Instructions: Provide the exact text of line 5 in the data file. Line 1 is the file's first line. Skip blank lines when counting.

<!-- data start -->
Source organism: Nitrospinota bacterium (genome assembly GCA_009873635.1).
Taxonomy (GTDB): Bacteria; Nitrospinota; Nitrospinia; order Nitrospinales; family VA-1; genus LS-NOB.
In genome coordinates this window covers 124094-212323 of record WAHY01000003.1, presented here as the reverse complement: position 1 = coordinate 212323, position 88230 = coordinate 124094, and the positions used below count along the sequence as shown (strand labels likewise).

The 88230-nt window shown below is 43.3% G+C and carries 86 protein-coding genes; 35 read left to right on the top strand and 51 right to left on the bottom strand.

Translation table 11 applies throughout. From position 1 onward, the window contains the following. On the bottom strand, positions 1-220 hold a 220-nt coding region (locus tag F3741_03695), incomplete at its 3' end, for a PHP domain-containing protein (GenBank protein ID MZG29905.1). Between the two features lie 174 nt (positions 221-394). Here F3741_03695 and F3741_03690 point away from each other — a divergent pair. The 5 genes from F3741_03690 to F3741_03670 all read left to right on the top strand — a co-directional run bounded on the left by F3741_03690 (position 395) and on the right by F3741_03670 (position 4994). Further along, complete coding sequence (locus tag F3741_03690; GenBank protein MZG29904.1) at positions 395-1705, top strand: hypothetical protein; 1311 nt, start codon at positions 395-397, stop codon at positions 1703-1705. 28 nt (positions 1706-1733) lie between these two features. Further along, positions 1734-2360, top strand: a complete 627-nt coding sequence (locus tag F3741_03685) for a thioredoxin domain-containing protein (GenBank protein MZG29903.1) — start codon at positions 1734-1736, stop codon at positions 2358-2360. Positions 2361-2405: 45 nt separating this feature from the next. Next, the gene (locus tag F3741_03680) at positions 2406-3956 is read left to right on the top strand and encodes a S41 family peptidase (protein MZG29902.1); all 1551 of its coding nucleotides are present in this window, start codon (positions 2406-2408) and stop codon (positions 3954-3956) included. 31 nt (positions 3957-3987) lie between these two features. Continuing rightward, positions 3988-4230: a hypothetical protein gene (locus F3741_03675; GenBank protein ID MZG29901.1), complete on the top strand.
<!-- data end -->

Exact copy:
Translation table 11 applies throughout. From position 1 onward, the window contains the following. On the bottom strand, positions 1-220 hold a 220-nt coding region (locus tag F3741_03695), incomplete at its 3' end, for a PHP domain-containing protein (GenBank protein ID MZG29905.1). Between the two features lie 174 nt (positions 221-394). Here F3741_03695 and F3741_03690 point away from each other — a divergent pair. The 5 genes from F3741_03690 to F3741_03670 all read left to right on the top strand — a co-directional run bounded on the left by F3741_03690 (position 395) and on the right by F3741_03670 (position 4994). Further along, complete coding sequence (locus tag F3741_03690; GenBank protein MZG29904.1) at positions 395-1705, top strand: hypothetical protein; 1311 nt, start codon at positions 395-397, stop codon at positions 1703-1705. 28 nt (positions 1706-1733) lie between these two features. Further along, positions 1734-2360, top strand: a complete 627-nt coding sequence (locus tag F3741_03685) for a thioredoxin domain-containing protein (GenBank protein MZG29903.1) — start codon at positions 1734-1736, stop codon at positions 2358-2360. Positions 2361-2405: 45 nt separating this feature from the next. Next, the gene (locus tag F3741_03680) at positions 2406-3956 is read left to right on the top strand and encodes a S41 family peptidase (protein MZG29902.1); all 1551 of its coding nucleotides are present in this window, start codon (positions 2406-2408) and stop codon (positions 3954-3956) included. 31 nt (positions 3957-3987) lie between these two features. Continuing rightward, positions 3988-4230: a hypothetical protein gene (locus F3741_03675; GenBank protein ID MZG29901.1), complete on the top strand.